When it comes to keeping the brain sharp in old age, we have often heard that it all depends on ‘use it or lose it’ formula. But a recent research shows that you do not have to engage in solving puzzles or mental aptitude exercises to keep your brain young and kicking in old age.
“Loss of mental competence can cause substantial anticipatory concern among older adults (that is, age> 65 years) by suggesting that such loss heralds the onset of progressive cognitive decline and dementia. Public health guidance on successful ageing highlights the importance of social and physical activity and engagement”, the study states.
The Scottish study took help from a sample of 498 volunteers who had taken part in the Scottish Mental Health Survey of 1947, from one birth year (1936). This study published in the BMJ was undertaken by Roger Staff at Aberdeen Royal Infirmary and the University of Aberdeen.
Typical intellectual engagement was measured by a questionnaire, and repeated cognitive measurements of information processing speed and verbal memory were obtained over a 15 year period (recording more than 1200 longitudinal data points for each cognitive test).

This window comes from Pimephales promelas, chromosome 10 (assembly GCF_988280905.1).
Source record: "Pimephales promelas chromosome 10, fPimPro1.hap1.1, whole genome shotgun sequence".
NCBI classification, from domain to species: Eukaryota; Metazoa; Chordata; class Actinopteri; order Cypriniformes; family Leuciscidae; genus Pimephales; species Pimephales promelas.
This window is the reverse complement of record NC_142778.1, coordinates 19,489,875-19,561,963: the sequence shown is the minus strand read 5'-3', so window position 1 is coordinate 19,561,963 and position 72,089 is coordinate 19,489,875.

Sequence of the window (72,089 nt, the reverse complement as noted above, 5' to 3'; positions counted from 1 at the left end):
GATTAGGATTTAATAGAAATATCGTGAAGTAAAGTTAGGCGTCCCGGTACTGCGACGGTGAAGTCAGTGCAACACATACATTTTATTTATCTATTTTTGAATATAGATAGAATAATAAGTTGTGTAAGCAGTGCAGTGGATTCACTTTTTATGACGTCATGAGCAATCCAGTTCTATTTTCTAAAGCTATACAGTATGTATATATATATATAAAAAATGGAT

It found that engaging in problem-solving did not protect an individual from decline. However, engaging in intellectually stimulating activities on a regular basis was said to boost mental ability in old age. “These results show that self-reported engagement is not associated with the trajectory of cognitive decline in late life, but is associated with the acquisition of ability during the life course. Overall, findings suggest that high performing adults engage and those that engage more being protected from relative decline.”
“Activity engagement is so often argued to be an important dimension of successful ageing (and more specifically, the preservation of intellectual function in old age that the “use it or lose it” conjecture already appears to be an established fact of cognitive ageing. We aimed to re-examine this claim by analysing the effects of activity engagement on cognitive test performance and the trajectory of that performance in late adulthood. In addition, we aimed to test the robustness of observations by controlling for life course cognition and education”, the study concluded.
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